University News

Bookstore pop-up supports local artists, economy

Organizers hope shop exposes students to broader Providence community

Contributing Writer
Wednesday, September 23, 2015

A new pop-up inside the Brown Bookstore, Brown Shops Local, was launched earlier this month. The shop sells products ranging from jewlery to tote bags to greeting cards, all created by local artists. 

Situated next to the seating area of Blue State Coffee, the shop’s merchandise reflects themes such as environmental awareness and cultural expression. Brown Shops Local was spearheaded by the owners of Frog and Toad — Asher and Erin Schofield — and Katie Silberman ’94, the University’s community liaison. Working together with the Brown Bookstore, they solicited local artists for the venture to expose students to the “vibrant arts culture” in Providence and stimulate the local economy, said Asher Schofield.

“In any sort of academic life, it’s easy to be absorbed in the institution that you’re in,” Schofield said. The shop is designed to make students aware of the “broader city” that exists beyond Brown. The pop-up shop comprises a small portion of the creative talent in the area but could expose students to an artistic culture of which they might otherwise be unaware, Schofield said.

The venture also demonstrates the economic value of shopping locally, Schofield said.

When purchasing a piece at the shop, there are no middleman costs and buyers “know that the artist is getting well compensated for their time and work,” Schofield said. Buyers who purchase artisan products like David Allyn’s ceramic mugs, for example, are “supporting something more rich and vital than a factory-made ceramic mug at Target,” he added.

Pieces at the pop-up include quirky greeting cards, iconically American mugs and jewelry made from recycled skateboards.

Several artists developed work specifically tailored to Brown students by using University symbols such as the Van Wickle Gates, Schofield said. This work includes Allyn’s mugs and Maryann Fenton’s prints.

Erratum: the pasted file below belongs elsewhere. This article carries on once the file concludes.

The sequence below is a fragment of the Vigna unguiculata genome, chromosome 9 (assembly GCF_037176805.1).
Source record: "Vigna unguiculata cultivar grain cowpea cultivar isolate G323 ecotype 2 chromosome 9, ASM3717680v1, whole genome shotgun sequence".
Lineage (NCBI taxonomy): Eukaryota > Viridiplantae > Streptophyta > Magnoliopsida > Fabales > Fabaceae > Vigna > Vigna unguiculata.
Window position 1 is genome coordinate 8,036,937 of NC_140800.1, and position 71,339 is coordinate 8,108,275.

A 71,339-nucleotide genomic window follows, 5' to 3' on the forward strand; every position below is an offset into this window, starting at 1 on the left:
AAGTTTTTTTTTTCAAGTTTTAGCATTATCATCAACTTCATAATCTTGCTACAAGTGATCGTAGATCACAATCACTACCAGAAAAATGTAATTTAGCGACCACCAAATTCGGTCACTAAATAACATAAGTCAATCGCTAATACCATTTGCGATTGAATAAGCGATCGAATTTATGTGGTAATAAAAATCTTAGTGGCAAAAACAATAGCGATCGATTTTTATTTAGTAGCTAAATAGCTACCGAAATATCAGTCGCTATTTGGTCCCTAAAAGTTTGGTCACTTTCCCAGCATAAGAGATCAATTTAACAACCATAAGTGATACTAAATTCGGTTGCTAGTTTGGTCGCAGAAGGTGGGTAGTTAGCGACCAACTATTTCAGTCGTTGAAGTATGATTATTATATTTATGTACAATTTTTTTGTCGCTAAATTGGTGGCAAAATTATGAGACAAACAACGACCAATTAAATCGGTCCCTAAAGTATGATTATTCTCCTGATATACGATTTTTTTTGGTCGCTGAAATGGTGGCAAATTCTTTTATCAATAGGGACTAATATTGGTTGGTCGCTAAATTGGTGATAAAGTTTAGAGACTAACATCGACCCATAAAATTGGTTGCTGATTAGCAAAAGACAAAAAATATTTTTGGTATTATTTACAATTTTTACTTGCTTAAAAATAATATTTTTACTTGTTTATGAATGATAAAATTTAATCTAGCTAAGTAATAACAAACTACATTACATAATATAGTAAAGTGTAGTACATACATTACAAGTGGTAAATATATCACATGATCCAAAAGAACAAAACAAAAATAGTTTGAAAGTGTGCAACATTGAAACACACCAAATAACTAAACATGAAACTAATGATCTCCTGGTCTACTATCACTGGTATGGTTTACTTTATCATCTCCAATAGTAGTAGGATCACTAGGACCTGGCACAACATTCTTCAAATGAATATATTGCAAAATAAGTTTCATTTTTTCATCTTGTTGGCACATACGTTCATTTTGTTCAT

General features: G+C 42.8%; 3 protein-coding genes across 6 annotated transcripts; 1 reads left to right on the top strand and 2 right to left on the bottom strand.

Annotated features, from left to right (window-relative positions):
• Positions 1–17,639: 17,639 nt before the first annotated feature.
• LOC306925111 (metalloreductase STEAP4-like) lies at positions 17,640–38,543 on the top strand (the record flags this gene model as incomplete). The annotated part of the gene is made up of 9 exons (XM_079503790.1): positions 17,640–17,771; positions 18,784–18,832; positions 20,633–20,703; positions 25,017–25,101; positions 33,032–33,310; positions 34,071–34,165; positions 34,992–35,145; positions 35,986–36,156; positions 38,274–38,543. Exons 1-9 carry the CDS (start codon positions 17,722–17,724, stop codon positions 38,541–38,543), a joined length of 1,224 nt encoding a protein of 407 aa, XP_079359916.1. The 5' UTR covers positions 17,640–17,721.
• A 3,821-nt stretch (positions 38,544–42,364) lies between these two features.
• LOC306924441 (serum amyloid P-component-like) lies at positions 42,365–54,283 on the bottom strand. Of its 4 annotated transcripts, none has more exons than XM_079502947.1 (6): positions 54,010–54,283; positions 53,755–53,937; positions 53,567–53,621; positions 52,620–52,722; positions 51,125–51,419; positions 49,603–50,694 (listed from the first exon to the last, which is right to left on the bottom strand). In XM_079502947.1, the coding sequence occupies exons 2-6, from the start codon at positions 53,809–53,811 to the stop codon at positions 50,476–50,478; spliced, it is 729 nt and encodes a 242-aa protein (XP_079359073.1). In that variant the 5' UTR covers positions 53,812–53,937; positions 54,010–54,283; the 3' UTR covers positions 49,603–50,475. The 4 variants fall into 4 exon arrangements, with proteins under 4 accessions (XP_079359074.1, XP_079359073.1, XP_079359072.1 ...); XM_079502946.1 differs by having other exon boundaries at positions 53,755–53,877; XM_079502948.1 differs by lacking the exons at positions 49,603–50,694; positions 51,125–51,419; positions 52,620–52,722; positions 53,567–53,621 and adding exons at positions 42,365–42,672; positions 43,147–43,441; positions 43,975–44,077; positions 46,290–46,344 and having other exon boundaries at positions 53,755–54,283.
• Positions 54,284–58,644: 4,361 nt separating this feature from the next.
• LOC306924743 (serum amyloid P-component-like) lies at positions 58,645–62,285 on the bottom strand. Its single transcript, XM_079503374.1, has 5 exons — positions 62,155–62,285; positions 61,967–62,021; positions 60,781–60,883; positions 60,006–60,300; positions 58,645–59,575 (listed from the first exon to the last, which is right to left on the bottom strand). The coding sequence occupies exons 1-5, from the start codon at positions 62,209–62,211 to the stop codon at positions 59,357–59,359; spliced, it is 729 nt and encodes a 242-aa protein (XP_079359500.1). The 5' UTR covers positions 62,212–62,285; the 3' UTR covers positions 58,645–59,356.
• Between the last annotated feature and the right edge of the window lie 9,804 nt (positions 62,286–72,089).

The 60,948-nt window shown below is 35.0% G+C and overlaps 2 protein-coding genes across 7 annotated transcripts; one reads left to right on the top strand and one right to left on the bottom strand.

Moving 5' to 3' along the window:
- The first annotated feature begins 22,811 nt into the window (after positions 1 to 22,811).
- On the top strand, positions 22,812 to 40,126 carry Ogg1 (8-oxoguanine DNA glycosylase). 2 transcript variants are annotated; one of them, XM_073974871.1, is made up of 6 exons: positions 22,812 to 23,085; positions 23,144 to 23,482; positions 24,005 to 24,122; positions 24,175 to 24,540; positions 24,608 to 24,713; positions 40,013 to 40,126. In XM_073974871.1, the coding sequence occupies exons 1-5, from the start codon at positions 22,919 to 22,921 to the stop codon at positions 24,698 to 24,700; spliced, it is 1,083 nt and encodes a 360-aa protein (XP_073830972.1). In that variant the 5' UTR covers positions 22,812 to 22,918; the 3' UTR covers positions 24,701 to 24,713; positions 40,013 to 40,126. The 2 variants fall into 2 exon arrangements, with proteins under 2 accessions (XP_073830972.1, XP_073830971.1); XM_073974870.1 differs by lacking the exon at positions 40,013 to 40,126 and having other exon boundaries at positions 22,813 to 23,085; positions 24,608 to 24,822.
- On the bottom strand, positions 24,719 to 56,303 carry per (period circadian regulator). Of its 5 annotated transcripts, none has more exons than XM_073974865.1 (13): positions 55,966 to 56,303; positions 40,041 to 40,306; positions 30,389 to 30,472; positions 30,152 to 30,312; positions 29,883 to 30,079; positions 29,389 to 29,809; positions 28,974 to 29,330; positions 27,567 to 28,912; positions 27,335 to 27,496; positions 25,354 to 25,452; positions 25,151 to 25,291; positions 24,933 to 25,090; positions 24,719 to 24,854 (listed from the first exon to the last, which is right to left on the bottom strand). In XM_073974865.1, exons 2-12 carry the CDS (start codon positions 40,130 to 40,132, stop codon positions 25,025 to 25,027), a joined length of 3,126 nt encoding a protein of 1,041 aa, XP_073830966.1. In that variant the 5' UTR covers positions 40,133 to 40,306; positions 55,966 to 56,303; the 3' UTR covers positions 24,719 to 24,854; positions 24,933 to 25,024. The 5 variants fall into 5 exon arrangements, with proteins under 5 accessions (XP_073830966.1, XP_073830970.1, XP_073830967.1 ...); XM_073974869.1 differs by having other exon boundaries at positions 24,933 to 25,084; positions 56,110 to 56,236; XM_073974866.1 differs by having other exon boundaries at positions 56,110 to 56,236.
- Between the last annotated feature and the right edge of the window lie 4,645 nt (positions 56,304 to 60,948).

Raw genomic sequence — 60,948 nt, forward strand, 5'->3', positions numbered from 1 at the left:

Among the most popular artwork created for the pop-up is a tote bag featuring the words “Lil’ Rhody” intertwined with an anchor, developed by Riverzedge Arts Project, a group Schofield said he was eager to involve in this initiative.

Riverzedge Arts Project is a nonprofit group employing underserved high school students in creative pursuits. The tote bag was designed by the high school students participating in the program, said Kim Keiter Johnson, print works director at Riverzedge.

The sales from the tote bags go directly back into the program, said Rebekah Greenwald Speck, executive director of Riverzedge.

Riverzedge has an existing relationship with Brown, Greenwald Speck said, adding that participation in the pop-up is “one of the many expressions of our relationship.” Riverzedge is “very grateful Brown values what we do outside of Providence,” she said.

Brown Shops Local has previously been around during the holiday season to encourage students to shop locally, Silberman said. This year, the Office of Communications expanded the initiative to make these goods available during the rest of the school year at affordable prices, she said.

Frog and Toad was the ideal organization to “curate the shop for us,” Silberman said, adding that Frog and Toad was instrumental in connecting Brown with local artists.

The bookstore has also been a “really wonderful” partner due to its “mission of promoting social good,” Silberman said.

Brown Shops Local will remain in place until the end of the school year, Silberman said. Students can post pictures of purchases from the pop-up to Twitter or Instagram with #BrownShopsLocal to win prizes, she added.

The emphasis on supporting local artists and economies is an important element of the project, Silberman said. Part of what makes Rhode Island great, she said, is the fact that you can “feel the networks of people supporting each other. If you have an idea, you can make it happen here.”